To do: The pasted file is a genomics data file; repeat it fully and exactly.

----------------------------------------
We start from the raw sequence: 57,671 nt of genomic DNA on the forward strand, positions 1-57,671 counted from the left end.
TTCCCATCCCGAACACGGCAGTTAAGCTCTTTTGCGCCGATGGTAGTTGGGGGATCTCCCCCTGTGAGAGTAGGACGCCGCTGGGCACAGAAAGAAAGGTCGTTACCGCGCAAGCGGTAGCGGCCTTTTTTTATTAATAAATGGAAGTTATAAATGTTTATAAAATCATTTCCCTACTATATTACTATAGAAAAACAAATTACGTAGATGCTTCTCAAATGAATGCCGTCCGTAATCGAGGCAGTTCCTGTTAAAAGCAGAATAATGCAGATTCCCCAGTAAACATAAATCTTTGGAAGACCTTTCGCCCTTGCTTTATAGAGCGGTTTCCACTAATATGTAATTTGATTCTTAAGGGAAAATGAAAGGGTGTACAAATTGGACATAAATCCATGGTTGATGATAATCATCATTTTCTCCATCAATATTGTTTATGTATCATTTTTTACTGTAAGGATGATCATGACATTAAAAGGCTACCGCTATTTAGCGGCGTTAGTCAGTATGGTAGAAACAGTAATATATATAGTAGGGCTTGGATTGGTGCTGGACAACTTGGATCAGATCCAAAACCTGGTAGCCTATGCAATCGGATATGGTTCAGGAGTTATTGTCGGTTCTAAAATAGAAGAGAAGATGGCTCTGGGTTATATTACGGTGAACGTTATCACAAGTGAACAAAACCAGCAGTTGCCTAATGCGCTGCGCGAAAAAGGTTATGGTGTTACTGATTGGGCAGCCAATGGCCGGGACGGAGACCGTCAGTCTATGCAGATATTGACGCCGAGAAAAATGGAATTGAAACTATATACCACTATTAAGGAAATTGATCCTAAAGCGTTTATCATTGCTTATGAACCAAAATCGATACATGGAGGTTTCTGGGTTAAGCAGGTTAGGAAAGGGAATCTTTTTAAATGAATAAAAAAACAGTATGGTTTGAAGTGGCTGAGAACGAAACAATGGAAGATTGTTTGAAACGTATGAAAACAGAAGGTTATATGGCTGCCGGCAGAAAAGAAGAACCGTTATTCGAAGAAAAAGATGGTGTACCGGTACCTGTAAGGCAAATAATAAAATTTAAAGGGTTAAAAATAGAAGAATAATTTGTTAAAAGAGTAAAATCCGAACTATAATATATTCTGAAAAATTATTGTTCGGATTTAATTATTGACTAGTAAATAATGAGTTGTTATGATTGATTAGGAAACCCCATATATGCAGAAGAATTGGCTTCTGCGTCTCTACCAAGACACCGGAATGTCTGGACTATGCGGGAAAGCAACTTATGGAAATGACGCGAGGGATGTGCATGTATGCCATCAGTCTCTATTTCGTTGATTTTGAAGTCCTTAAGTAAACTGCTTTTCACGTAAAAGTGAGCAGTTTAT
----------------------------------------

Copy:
We start from the raw sequence: 57,671 nt of genomic DNA on the forward strand, positions 1-57,671 counted from the left end.
TTCCCATCCCGAACACGGCAGTTAAGCTCTTTTGCGCCGATGGTAGTTGGGGGATCTCCCCCTGTGAGAGTAGGACGCCGCTGGGCACAGAAAGAAAGGTCGTTACCGCGCAAGCGGTAGCGGCCTTTTTTTATTAATAAATGGAAGTTATAAATGTTTATAAAATCATTTCCCTACTATATTACTATAGAAAAACAAATTACGTAGATGCTTCTCAAATGAATGCCGTCCGTAATCGAGGCAGTTCCTGTTAAAAGCAGAATAATGCAGATTCCCCAGTAAACATAAATCTTTGGAAGACCTTTCGCCCTTGCTTTATAGAGCGGTTTCCACTAATATGTAATTTGATTCTTAAGGGAAAATGAAAGGGTGTACAAATTGGACATAAATCCATGGTTGATGATAATCATCATTTTCTCCATCAATATTGTTTATGTATCATTTTTTACTGTAAGGATGATCATGACATTAAAAGGCTACCGCTATTTAGCGGCGTTAGTCAGTATGGTAGAAACAGTAATATATATAGTAGGGCTTGGATTGGTGCTGGACAACTTGGATCAGATCCAAAACCTGGTAGCCTATGCAATCGGATATGGTTCAGGAGTTATTGTCGGTTCTAAAATAGAAGAGAAGATGGCTCTGGGTTATATTACGGTGAACGTTATCACAAGTGAACAAAACCAGCAGTTGCCTAATGCGCTGCGCGAAAAAGGTTATGGTGTTACTGATTGGGCAGCCAATGGCCGGGACGGAGACCGTCAGTCTATGCAGATATTGACGCCGAGAAAAATGGAATTGAAACTATATACCACTATTAAGGAAATTGATCCTAAAGCGTTTATCATTGCTTATGAACCAAAATCGATACATGGAGGTTTCTGGGTTAAGCAGGTTAGGAAAGGGAATCTTTTTAAATGAATAAAAAAACAGTATGGTTTGAAGTGGCTGAGAACGAAACAATGGAAGATTGTTTGAAACGTATGAAAACAGAAGGTTATATGGCTGCCGGCAGAAAAGAAGAACCGTTATTCGAAGAAAAAGATGGTGTACCGGTACCTGTAAGGCAAATAATAAAATTTAAAGGGTTAAAAATAGAAGAATAATTTGTTAAAAGAGTAAAATCCGAACTATAATATATTCTGAAAAATTATTGTTCGGATTTAATTATTGACTAGTAAATAATGAGTTGTTATGATTGATTAGGAAACCCCATATATGCAGAAGAATTGGCTTCTGCGTCTCTACCAAGACACCGGAATGTCTGGACTATGCGGGAAAGCAACTTATGGAAATGACGCGAGGGATGTGCATGTATGCCATCAGTCTCTATTTCGTTGATTTTGAAGTCCTTAAGTAAACTGCTTTTCACGTAAAAGTGAGCAGTTTAT